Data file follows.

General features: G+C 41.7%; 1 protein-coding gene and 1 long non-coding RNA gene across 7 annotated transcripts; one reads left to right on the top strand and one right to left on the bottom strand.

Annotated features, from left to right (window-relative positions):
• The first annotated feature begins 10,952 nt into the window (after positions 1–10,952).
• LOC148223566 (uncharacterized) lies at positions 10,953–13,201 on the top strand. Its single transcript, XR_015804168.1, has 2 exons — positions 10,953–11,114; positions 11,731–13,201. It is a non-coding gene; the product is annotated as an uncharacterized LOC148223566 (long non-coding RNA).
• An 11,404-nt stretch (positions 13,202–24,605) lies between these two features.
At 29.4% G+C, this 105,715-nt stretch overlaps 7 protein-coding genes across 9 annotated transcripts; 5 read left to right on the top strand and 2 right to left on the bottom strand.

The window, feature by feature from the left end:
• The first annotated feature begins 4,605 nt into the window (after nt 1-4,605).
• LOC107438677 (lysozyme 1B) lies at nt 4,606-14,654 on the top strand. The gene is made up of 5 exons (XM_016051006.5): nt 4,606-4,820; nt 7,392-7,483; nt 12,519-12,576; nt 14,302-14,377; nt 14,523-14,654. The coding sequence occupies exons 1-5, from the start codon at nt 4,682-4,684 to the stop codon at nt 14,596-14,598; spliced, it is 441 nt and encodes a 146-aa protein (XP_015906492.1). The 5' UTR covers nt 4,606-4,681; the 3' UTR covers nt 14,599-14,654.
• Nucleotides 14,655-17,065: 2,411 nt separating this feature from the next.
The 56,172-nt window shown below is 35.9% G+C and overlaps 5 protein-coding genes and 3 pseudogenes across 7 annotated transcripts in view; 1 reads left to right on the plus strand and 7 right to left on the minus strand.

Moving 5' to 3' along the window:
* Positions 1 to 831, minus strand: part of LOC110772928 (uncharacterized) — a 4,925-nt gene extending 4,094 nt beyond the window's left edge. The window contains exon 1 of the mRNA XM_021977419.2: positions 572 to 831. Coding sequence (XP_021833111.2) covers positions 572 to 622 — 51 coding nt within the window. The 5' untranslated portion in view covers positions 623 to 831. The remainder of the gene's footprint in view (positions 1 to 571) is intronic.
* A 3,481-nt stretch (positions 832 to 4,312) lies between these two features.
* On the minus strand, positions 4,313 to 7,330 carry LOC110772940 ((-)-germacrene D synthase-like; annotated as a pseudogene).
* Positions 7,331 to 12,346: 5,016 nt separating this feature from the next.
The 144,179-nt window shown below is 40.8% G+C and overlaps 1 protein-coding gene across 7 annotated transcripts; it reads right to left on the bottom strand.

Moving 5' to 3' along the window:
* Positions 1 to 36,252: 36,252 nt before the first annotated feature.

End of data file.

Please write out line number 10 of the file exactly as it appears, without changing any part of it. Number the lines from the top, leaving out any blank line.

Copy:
• Nucleotides 14,655-17,065: 2,411 nt separating this feature from the next.